Dam maintenance project could include creation of plaza and kayaking area along Kansas River
photo by: Ashley Hocking
The portion of the Kansas River that borders downtown Lawrence is largely walled off from would-be visitors, but that could soon change if the city decides to move forward with a new river recreation and whitewater area.
The city of Lawrence budgeted $2 million this year to repair the Kansas River dam and address erosion of the riverbank south of the dam. The city owns the land under Abe & Jake’s Landing and the adjacent Riverfront Plaza building, where the riverbank needs to be stabilized. Instead of rebuilding the existing retaining wall, one potential concept would stabilize the bank by building a terraced stone plaza that creates river entry points and extends slightly into the river and helps create pools and whitewater for kayaking and other water activities.
Plans for the potential recreational area are only conceptual, but city staff members said that since the city needs to make the other repairs, they want to provide the option for consideration.
Brandon McGuire, assistant to the city manager, said that the repairs to the dam, which will involve filling multiple holes and caverns, require a temporary dam or other mechanism be built to divert the river and dry out the area where work needs to be done. McGuire said the city is asking potential general contractors for the most economical way to address both the dam and riverbank stabilization projects at the same time, and potentially integrate the recreational concept.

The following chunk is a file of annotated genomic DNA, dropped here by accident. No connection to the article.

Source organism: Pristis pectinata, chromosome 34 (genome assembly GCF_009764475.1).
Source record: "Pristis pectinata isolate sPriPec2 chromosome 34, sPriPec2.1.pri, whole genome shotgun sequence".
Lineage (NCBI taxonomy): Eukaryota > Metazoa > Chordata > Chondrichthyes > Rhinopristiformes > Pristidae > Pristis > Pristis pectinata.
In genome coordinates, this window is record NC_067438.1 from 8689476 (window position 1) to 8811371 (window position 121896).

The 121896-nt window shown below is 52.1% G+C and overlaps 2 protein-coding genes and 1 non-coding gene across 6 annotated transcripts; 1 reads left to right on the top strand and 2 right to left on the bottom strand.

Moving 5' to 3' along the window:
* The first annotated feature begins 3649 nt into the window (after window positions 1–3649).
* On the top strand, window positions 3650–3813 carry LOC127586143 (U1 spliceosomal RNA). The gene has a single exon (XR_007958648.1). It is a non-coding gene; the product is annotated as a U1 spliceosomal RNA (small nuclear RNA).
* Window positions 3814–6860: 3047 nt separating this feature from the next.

“If there’s a possibility that we could have an opportunity to do something that provides a greater value to the community than a straight maintenance project, then we want to be able to provide that option,” McGuire said. “But then there’d be a lot of work I think that needs to go into next steps and actually designing and spec’ing out that type of a facility, and none of that has happened yet.”
McGuire said staff would look to city commissioners for guidance on whether they’d like to proceed on the recreational idea, and exactly what the design would be and what uses it would target.
Regarding how the idea came about, McGuire said multiple groups have communicated with the city about improving river access as part of the maintenance projects, including the Kansas Department of Wildlife, Parks and Tourism. Other groups part of the discussion include the Bowersock Mills & Power Company and Friends of the Kaw.